Official opening of International Bomber Command Centre

April 12, 2018

To coincide with 100th Anniversary of the founding of the Royal Air Force today saw the official opening of International Bomber Command Centre.

Veterans of Bomber Command were invited from all over the world. Some like the Poles and other Europeans, had escaped with their lives from occupied Europe to then put their lives on the line to serve in Bomber Command to help defeat Nazi Germany and liberate Europe from German occupation.

Invited they came, from as far afield as Canada, Australia and New Zealand. The Australian government met the expenses of their veterans who came. Three hundred veterans, the youngest 92 the oldest 100.

Military personnel too, from US, Canada and Australia milling around.

The surrounding roads were closed, causing a long diversion.

Parking in an adjacent field, even for the veterans. Those in wheelchairs somehow managing not to get stuck in the mud.

A guard of honour mounted by RAF personnel, all in dress uniform, bedecked with their medals.

Once in the marquee, reserved for veterans only, would you like sir tea or coffee, from an airman.

Wandering around, the site shrouded in mist, the trees on the site vanished in mist, not even possible to see the South Common, let alone Lincoln Cathedral the other side of the valley.

The site has special significance. It overlooks Lincoln, it overlooks Lincoln Cathedral. A spire that is the tallest war memorial in the country, the height the width of a Lancaster wing span. For the airmen who flew on a bombing raid, Lincoln Cathedral was the last sight of what they called home, on return if they made it back, the first sight they saw. Many did not make it back. Their names, over 57,000, their names are cut in the panels. They may not have made it back, but they live on in spirit, with their laser cut names. The average age of the aircrew, 23 years old.

Also on site the Chadwick Centre named after Sir Roy Chadwick who designed both the Lancaster and the Vulcan.

The Chadwich Centre houses an interactive museum, in conjunction with Lincoln University, a digital archive, which is hoped to go on-line in the summer.

Between the Chadwick Centre and the Memorial Spire, a path alongside are tablets with a dedications to those who lost their lives.

All too soon, everyone was herded out of the warmth of the marquee, where lunch was to be served later, out into the misty cold, for the opening ceremony.

And cold it was. Survival blankets had to be handed out to keep people warm.

An address by someone from the Lottery, who provided some of the funding (the majority was donated by the public), Lord Howe defence minister in the Lords and Nicky Barr chief executive of IBCC whose hard work, plus her army of volunteers, has made everything possible.

There was to have been a Lancaster flypast, but to the disappointment of everyone, not possible.

No official bigwig, Royal Family or RAF Top Brass. Instead, which was a nice touch, the veterans cut the ribbon. A long ribbon unravelled across where the veterans were sat, scissors handed out, and the ribbon cut.

The Last Post, then everyone, no one sure what to do, headed back to warmth. The opening ceremony had not finished, there was more music, drama, but the cold was too much.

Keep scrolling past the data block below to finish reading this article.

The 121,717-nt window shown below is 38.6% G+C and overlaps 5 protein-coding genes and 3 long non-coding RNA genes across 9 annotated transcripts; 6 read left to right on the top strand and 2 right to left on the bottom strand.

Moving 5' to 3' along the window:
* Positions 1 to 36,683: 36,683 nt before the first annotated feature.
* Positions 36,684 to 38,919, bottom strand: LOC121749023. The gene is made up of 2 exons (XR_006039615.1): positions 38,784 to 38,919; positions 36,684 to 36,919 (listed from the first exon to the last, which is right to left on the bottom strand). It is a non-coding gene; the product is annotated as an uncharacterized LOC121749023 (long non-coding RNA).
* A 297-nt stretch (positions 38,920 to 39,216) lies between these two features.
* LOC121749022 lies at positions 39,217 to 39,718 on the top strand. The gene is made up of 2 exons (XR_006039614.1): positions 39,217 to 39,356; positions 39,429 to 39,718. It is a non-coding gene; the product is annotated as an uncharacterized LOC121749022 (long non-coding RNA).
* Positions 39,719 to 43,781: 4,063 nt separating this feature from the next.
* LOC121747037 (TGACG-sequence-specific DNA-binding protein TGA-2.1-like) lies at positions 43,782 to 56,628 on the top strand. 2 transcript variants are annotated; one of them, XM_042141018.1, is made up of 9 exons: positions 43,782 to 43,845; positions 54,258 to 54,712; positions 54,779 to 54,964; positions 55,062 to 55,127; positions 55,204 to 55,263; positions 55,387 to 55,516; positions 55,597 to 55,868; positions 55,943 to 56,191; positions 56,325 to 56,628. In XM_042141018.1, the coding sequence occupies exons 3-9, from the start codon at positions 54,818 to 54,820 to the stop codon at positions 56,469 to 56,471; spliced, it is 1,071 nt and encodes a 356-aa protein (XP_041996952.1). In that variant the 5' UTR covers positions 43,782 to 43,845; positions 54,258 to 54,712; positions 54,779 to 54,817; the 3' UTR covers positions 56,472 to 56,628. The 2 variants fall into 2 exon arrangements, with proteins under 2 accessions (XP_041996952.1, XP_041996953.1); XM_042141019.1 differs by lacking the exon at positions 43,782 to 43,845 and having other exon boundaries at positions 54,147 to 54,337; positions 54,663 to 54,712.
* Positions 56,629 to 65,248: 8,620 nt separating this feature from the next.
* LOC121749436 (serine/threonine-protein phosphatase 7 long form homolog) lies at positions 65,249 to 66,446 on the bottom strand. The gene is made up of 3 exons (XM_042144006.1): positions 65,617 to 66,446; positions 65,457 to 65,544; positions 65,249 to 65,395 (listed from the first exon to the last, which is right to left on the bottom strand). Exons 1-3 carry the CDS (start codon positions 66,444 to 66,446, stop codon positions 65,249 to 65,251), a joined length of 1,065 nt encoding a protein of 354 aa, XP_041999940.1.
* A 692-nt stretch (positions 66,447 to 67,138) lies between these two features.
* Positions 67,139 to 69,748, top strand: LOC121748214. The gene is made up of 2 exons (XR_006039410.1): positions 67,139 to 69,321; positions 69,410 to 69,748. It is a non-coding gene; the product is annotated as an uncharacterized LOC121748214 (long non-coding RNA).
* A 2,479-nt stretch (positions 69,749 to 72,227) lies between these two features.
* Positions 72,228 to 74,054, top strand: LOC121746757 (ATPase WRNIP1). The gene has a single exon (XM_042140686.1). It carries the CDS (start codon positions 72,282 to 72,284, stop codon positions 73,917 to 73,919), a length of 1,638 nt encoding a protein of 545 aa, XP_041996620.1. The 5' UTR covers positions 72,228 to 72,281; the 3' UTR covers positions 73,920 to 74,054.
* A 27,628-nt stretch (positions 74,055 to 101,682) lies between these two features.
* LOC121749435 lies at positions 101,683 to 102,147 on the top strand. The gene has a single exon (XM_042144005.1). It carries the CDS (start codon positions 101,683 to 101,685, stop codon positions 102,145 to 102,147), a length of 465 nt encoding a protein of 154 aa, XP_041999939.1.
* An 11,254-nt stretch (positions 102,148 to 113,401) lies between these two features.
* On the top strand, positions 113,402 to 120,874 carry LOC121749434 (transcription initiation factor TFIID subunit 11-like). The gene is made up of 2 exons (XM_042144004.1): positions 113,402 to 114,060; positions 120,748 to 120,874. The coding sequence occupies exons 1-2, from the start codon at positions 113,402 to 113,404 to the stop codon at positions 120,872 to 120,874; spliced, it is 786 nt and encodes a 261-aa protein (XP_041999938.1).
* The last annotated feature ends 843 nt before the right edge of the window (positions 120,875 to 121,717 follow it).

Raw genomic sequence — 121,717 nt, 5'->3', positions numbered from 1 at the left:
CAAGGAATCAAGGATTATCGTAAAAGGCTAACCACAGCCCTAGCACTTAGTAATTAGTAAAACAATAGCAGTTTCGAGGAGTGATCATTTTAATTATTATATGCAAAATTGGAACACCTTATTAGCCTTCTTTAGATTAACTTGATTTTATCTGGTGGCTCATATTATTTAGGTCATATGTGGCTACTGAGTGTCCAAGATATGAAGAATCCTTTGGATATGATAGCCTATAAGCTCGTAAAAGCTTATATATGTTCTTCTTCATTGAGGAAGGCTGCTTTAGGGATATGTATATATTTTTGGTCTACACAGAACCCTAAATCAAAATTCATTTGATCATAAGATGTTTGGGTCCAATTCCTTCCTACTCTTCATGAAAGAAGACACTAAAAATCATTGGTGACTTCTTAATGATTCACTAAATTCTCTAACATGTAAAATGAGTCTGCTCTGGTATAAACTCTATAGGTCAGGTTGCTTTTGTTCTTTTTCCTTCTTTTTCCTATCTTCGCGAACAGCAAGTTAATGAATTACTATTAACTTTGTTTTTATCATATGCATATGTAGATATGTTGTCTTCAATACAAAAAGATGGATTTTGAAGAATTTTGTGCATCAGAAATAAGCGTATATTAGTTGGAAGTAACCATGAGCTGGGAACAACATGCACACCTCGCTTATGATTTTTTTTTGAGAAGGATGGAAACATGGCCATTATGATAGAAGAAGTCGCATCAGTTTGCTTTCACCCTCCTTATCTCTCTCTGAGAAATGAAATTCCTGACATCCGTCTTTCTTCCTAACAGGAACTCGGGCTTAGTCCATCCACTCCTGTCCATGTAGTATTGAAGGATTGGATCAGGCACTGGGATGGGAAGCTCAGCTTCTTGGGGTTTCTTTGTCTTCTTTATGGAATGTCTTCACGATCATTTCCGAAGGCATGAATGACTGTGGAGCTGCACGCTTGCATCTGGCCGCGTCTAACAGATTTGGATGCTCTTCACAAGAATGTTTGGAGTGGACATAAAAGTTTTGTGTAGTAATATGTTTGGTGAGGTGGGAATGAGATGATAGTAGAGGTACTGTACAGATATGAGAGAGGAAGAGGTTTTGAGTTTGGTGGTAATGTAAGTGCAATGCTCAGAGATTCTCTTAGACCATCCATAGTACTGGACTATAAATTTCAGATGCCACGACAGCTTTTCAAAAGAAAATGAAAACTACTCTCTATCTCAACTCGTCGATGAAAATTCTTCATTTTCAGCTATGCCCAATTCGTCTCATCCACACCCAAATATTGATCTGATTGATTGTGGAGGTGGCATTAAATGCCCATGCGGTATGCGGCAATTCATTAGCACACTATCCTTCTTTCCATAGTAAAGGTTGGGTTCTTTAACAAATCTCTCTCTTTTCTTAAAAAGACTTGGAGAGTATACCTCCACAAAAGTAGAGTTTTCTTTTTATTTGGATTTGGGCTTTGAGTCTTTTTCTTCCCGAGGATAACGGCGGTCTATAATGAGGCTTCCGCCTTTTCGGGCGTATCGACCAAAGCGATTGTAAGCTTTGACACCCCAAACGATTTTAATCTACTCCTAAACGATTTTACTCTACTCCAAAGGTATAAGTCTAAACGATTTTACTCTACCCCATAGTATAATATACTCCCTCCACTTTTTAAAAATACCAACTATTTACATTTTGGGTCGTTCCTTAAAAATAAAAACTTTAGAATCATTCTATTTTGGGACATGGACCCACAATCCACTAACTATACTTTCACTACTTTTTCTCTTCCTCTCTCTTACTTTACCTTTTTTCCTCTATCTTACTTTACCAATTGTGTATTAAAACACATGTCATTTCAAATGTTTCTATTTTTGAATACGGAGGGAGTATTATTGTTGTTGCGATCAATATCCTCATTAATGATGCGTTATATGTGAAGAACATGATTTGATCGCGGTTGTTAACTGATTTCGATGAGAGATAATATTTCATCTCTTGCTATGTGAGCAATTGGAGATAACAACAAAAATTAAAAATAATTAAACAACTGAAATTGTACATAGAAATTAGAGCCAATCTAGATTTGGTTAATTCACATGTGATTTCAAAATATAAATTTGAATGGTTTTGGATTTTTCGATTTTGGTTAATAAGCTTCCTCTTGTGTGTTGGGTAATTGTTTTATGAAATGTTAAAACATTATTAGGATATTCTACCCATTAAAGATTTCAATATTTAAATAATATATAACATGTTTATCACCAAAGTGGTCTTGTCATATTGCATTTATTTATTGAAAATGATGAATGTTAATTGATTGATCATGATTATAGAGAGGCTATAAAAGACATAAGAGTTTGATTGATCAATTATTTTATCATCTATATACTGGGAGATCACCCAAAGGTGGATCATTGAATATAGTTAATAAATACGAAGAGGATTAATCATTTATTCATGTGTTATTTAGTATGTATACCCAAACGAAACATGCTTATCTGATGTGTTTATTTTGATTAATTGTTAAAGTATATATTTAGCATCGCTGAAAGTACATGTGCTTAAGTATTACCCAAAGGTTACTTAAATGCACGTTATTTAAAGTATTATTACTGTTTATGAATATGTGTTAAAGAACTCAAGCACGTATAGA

In the open reception area of the Chadwick Centre, on sale books, tea, coffee, craft beer.

At the entrance, complimentary copies of Lincolnshire Life featuring IBCC.

Back in the marquee lunch served for the veterans their guests had to make do with the various food stalls parked outside. A choice of burger, burger or burger, one stall had noodles, and another cakes.

The lunch, three sausages one assumes Lincolnshire sausages, served on a bed of potatoes, carrots and peas. The serving staff volunteers from a local college catering school.

BBC Look North excellent live coverage in the evening by Peter Levy and the Look North team, a pity about the crass comments from the weatherman which were uncalled for, and unfortunate cut short by five minutes by a party political broadcast.

One of life’s ironies, as the opening took place, high level meetings in London, the US and across Europe on whether or not to bomb Syria for its use of chemical weapons on civililians.

In the evening a concert.

On Saturday, world premier of the digitally remastered Dambusters.

Evening Thursday 24 May 2018, RAF 100 Centenary Concert in Lincoln Cathedral will also mark 75th Anniversary of the Dambusters Raid.

Cappuccino at International Bomber Command Centre

February 11, 2018

Last visits to the International Bomber Command Centre were a couple of weeks ago when not yet open to the public, press day and a preview for veterans, I was curious what it was like now open to the public, what better way to find out than to drop in for a cappuccino.

Sunday roast dinner at the Butcher and Beast at Heighington, then on to the International Bomber Command Centre for a cappuccino.

I was pleasantly surprised on arrival to find how many cars parked in the car park, almost full.

Shocked to find have to pay £3 to park. This was a planning condition imposed by the local council. The money will go to the centre, but only I assume after covering the cost of the parking machines.

How to access by public transport I do not know.

There needs to be access from South Common, otherwise quite a trek if on foot.

Speaking with the Director, previous weekend, the first weekend open to the public,  was even busier, I think she said 1100 visitors.

Excellent news, as they need visitor numbers to make the centre viable and provide cash flow.

On entering the open plan reception area, I noticed cabinets arranged corralling a central area, books on sale, souvenirs, including bags of coffee and tea.